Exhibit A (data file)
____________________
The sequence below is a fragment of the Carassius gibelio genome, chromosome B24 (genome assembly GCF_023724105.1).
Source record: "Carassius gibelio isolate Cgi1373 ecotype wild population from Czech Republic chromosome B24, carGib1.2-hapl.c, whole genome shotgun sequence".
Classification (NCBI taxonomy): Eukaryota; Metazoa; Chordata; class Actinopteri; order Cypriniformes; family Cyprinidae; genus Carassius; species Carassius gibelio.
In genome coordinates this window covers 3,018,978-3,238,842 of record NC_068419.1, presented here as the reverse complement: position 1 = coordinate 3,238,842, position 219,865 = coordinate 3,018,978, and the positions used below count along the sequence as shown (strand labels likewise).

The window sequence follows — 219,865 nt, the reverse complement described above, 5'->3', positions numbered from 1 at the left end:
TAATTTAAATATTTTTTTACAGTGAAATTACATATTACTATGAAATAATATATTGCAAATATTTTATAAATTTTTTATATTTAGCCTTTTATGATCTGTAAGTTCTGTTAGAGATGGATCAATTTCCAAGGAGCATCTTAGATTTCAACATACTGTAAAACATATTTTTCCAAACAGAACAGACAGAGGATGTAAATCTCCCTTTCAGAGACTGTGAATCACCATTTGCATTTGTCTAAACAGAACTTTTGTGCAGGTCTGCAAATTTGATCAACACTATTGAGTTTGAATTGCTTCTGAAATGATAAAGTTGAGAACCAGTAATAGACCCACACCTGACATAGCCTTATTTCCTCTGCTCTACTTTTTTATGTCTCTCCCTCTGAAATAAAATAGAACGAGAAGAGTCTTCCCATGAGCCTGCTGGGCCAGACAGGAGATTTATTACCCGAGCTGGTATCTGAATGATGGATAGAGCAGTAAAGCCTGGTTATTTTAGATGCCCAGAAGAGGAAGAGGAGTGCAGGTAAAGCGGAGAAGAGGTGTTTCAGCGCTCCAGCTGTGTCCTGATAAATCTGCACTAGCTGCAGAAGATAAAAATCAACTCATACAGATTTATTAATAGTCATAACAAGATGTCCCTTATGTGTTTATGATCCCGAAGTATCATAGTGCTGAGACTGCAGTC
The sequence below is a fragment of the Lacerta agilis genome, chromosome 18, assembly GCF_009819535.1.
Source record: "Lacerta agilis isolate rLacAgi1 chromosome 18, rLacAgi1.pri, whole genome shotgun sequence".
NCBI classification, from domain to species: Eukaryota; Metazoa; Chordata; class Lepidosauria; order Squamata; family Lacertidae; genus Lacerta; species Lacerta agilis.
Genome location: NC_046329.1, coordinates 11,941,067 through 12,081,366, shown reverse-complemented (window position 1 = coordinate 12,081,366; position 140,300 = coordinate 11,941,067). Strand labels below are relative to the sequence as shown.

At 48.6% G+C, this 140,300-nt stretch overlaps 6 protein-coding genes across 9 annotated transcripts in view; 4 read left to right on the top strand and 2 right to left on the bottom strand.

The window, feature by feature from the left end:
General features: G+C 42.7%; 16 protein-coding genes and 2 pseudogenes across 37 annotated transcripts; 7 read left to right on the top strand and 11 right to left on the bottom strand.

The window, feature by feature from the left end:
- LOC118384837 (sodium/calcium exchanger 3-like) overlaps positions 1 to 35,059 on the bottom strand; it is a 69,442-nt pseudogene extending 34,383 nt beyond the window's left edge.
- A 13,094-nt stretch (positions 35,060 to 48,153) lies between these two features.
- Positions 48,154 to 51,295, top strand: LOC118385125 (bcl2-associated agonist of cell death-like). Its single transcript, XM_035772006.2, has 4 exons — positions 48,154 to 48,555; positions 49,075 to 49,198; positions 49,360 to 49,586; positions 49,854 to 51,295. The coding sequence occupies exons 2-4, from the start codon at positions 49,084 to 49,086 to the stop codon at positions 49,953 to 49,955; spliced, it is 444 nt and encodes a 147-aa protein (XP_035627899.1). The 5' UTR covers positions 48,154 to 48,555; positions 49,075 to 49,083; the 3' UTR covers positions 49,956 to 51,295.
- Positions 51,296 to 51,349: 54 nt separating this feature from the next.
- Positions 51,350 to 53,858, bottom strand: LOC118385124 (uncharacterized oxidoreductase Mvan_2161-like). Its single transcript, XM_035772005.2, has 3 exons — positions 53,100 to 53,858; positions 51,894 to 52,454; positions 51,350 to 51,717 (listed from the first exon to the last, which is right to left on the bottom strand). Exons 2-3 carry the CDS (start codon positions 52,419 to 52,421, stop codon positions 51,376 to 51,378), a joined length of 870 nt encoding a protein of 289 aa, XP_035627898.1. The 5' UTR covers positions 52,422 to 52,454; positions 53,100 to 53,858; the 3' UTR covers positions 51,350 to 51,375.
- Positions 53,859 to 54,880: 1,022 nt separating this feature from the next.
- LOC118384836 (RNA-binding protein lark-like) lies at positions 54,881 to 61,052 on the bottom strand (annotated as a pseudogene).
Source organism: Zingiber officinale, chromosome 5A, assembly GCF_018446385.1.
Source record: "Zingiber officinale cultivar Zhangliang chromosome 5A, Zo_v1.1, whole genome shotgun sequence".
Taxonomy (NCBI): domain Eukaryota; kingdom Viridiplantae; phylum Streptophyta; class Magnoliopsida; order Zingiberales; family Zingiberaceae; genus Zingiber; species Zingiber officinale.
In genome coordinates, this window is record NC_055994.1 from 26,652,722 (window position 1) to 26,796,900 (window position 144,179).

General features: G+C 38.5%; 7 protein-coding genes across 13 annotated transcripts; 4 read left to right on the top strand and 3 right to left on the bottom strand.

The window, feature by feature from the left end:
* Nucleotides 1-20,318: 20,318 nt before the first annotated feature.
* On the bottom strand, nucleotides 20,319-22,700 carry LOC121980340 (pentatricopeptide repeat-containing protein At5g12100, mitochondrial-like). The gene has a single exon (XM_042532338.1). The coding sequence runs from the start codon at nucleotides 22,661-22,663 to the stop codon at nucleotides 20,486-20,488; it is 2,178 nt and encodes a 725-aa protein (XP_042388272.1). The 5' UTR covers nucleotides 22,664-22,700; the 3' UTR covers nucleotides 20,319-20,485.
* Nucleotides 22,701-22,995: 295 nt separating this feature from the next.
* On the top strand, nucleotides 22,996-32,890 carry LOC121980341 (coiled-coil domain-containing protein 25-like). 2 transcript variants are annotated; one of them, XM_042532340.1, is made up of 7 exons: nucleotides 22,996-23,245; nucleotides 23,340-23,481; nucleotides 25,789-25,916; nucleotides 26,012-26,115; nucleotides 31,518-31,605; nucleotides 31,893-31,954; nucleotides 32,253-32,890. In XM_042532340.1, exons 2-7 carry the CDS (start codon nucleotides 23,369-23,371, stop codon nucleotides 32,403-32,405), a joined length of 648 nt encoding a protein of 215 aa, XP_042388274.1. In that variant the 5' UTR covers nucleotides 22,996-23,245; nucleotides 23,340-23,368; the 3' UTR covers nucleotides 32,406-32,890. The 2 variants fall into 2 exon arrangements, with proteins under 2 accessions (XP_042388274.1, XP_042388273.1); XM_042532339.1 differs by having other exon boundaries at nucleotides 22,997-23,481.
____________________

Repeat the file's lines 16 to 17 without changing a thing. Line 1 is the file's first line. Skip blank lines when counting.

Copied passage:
- A 13,094-nt stretch (positions 35,060 to 48,153) lies between these two features.
- Positions 48,154 to 51,295, top strand: LOC118385125 (bcl2-associated agonist of cell death-like). Its single transcript, XM_035772006.2, has 4 exons — positions 48,154 to 48,555; positions 49,075 to 49,198; positions 49,360 to 49,586; positions 49,854 to 51,295. The coding sequence occupies exons 2-4, from the start codon at positions 49,084 to 49,086 to the stop codon at positions 49,953 to 49,955; spliced, it is 444 nt and encodes a 147-aa protein (XP_035627899.1). The 5' UTR covers positions 48,154 to 48,555; positions 49,075 to 49,083; the 3' UTR covers positions 49,956 to 51,295.